If you’re a collector of iconic accessories like us, or you’re just starting your journey into the world of vintage clothing, you will already be well acquainted with the delicate works of Hermès.
With his first scarf created in 1937 and a continued legacy that has transcended generations, the Hermès brand has continued to skyrocket in value, with their scarves being a staple piece in any fashionista’s wardrobe.
Though, with the rise of the brand’s value also came the rise of copycat artists. These vendors have endeavoured to sell fake variations of Hermès products for a profit and can leave collectors feeling incredibly deceived and disappointed. When you’re on your next search for a vintage designer scarf, here are some things you can look out for to ensure that you find the real deal:
To live up to their standard of high quality, Hermès scarves use 100% silk that is loomed in-house. While this may incorporate wool, cashmere or silk, the scarves are never made with polyester as this material is known to deform over time.
A distinct way to tell the difference is simply by feeling the fabric. A counterfeit uses polyester & will generally feel very smooth, shiny & flat, whereas the real deal always has a twill texture which is fairly matt. If you look closely at a genuine scarf, you will notice its small lines due to the looming process. If you have found a newer scarf (from 2000 onwards), you may also notice a crisp, yet smooth texture.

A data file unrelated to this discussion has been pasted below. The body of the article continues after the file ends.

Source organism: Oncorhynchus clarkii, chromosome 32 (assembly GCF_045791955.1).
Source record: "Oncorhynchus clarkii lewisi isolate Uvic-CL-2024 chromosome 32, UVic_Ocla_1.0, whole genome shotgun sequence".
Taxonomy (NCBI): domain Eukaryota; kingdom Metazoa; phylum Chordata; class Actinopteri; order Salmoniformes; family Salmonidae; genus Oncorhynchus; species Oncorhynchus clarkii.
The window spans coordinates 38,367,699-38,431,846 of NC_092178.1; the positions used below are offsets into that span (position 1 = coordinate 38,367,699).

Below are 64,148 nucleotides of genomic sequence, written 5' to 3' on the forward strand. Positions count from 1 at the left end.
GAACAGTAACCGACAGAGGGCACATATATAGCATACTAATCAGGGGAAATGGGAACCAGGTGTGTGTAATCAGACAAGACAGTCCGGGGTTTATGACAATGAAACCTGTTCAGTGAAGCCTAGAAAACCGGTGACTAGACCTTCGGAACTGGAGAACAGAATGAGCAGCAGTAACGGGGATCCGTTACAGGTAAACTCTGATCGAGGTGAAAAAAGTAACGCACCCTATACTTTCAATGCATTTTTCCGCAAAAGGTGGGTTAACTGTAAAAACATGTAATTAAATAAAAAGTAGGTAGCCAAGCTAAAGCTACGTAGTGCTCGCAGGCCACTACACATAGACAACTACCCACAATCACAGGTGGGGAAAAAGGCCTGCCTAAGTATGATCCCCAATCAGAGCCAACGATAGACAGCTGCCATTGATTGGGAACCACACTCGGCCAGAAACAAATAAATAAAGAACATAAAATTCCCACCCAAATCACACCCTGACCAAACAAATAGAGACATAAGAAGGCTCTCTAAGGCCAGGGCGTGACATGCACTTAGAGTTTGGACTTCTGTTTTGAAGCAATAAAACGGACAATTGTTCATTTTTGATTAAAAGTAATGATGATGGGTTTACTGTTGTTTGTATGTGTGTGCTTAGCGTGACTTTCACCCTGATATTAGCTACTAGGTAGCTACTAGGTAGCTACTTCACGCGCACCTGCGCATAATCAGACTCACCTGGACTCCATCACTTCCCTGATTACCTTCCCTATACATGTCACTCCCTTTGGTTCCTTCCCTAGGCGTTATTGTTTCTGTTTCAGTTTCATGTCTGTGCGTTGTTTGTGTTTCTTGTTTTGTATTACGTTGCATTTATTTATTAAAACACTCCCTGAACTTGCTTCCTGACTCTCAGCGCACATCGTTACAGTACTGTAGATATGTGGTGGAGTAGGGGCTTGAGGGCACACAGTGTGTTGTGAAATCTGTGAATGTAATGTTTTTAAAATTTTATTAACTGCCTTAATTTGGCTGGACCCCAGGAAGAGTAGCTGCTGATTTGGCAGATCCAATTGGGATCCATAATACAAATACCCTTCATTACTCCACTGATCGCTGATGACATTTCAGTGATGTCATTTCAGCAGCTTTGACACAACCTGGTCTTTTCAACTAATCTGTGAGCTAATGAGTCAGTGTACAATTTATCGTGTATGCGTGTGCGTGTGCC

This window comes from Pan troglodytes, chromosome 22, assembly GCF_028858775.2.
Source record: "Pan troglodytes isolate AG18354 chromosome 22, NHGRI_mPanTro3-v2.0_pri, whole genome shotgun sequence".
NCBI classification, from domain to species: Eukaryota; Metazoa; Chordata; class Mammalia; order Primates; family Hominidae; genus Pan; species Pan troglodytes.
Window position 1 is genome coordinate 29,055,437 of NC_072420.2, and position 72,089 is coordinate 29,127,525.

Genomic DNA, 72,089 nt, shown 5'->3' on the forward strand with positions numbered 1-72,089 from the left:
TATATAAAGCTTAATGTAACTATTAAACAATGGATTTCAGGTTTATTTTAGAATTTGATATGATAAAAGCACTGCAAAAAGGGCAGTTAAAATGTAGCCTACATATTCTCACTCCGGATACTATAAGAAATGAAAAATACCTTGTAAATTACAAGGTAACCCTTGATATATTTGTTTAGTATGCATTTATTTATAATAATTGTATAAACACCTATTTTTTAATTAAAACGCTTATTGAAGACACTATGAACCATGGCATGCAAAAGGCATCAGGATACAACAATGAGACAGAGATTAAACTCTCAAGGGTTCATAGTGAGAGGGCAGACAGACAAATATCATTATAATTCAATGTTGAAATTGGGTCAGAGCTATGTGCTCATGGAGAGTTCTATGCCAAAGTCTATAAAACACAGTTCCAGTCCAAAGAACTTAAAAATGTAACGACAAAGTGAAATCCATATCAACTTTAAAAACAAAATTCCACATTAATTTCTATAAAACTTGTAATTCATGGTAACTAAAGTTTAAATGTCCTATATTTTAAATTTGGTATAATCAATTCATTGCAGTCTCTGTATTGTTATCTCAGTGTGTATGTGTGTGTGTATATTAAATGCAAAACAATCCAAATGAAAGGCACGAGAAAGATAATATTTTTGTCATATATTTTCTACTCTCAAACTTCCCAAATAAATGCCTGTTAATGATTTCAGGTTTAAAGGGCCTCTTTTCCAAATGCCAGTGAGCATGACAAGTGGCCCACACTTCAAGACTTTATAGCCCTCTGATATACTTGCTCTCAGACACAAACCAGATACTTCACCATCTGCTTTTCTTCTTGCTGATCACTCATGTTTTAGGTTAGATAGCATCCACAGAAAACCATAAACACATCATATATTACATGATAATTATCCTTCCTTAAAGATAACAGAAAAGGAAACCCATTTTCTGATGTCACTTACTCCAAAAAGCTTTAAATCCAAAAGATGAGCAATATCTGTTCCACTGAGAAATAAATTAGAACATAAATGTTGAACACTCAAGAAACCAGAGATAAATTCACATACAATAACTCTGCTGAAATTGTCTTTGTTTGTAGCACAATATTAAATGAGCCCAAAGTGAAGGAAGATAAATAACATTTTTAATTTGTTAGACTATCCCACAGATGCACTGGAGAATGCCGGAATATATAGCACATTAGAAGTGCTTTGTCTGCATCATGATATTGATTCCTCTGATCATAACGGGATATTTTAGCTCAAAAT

Note the diagonal twill texture and the fabric is not overly shiny, in fact it is fairly matt.
Signed off with a signature
Hermès was heavily influenced by art, and he took a lot of his design ideas and inspiration from the modern and historical art that he valued. Most Hermès scarves, especially those made from 1980 onwards, will feature the artists signature on their print as well as the copyright logo. But look carefully, sometimes these are very well hidden in the print.
Can you spot the fake copyright symbol in the above images? Yep the image in the centre is the fake. You can see the print of the Hermès is not neat and perfectly formed like the other two examples.
Perhaps the most distinguishable feature of a Hermès scarf is its rolled hem. No matter how old or new the scarf you find may be, all of the hems of Hermès scarves are hand-rolled towards the face of the scarf (the more vibrant side). Not only this, but the colour of the thread that is used for the hem will always match the main colour of the scarf.
A perfectly aligned print
Another big giveaway that the scarf you’ve found is not genuine is a misalignment between the outline of the image and the coloured pattern. Hermès utilised a strict quality control process to ensure that the print is always neat and that all colours are in the right spot. You’ll also notice that on a genuine scarf, the print on the front will always perfectly match that on the back.
At Piggi International, we take pride in ensuring that all of the scarves we source for our products are authentic and high-quality. We pay careful attention when upcycling these products to not disrupt their condition so we can show off their beautiful, luxurious designs.